I'm a bit confused, I was under the impression that the OP was asking about the Protestant house church phenomenon, not about people that have Churches/Chapels/etc. in their house...?  Huh

Your impression is correct, but the topic has already drifted...nothing new here Smiley

To the original poster: Protestant-run house churches are usually anti-Orthodox/Catholic and should be avoided.
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« Reply #15 on: February 04, 2011, 04:00:53 PM »

Greetings in that Divine and Most Precious Name of Our Lord and Savior Jesus Christ!
Has anyone here done any research on house churches and how they work? Has anyone here attended one? Does this movement have any merit?

My understanding is that they are mostly protestant, that in spite of their claim of mimicking early church practices that they do not have a claim on any real knowledge of tradition or church practice at the time of the of the Apostles or early Christians, and that they seem to imply that most main-stream protestant churches have apostatized based on the house church rejection of them.

I grew up in Baptist churches that met largely in houses.  The church I was a part of initially had a building, but we decided to let it go.  The core of meeting in homes is for churches to be like a family, rather than a public meeting place.  A church building is a public space and it is inherently inviting to the public even if that is not necessarily the intentions, where as churches that meet in homes tend to be more word of mouth, family oriented. The membership and visitors tend to be family and friends of the existing membership, not typically any 'people from the street'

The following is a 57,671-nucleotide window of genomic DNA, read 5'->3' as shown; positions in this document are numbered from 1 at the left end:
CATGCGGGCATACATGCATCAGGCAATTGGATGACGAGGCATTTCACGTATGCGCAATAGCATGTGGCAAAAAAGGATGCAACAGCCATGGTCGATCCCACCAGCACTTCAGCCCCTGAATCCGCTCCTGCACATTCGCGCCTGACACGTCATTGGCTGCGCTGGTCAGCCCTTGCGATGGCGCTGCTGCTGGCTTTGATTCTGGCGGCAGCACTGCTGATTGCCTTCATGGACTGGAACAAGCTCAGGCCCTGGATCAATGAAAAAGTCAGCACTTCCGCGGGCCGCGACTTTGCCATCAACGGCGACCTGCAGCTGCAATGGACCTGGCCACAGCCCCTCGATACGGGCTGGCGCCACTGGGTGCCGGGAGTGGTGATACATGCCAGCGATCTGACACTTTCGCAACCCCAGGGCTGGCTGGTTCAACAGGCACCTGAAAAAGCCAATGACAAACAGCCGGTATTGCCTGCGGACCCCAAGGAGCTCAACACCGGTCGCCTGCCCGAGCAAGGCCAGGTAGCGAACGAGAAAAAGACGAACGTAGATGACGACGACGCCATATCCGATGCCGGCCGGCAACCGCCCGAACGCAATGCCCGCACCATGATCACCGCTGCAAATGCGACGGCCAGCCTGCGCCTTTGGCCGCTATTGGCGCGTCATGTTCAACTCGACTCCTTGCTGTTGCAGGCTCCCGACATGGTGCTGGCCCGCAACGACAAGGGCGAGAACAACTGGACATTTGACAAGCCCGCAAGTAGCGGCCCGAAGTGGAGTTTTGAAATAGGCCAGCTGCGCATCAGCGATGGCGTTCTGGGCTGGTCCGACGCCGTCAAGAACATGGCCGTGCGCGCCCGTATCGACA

Not every home church is so ideological.  The churches I grew up in were mostly meeting in homes out of reaction to various circumstances, it was not necessarily any kind of philosophical or ideological or theological matter, often it was financial and logistical.  There are indeed some protestant churches that meet in homes as a kind of protest to established religion, and indeed these and even the home churches I grew up (who met in homes strictly out of circumstance) develop supporting ideology which aligns meeting in homes with the Apostolic and Early Church.  Of course this analogy is only partially accurate.  The Apostles did meet in some homes but were still often related with the local synagogues, and of course in Jerusalem they used the Temple. If anything, the reason the Jerusalem Church may have met in homes was precisely because they did not need a church building, until its destruction they had access to the Temple and local synagogues.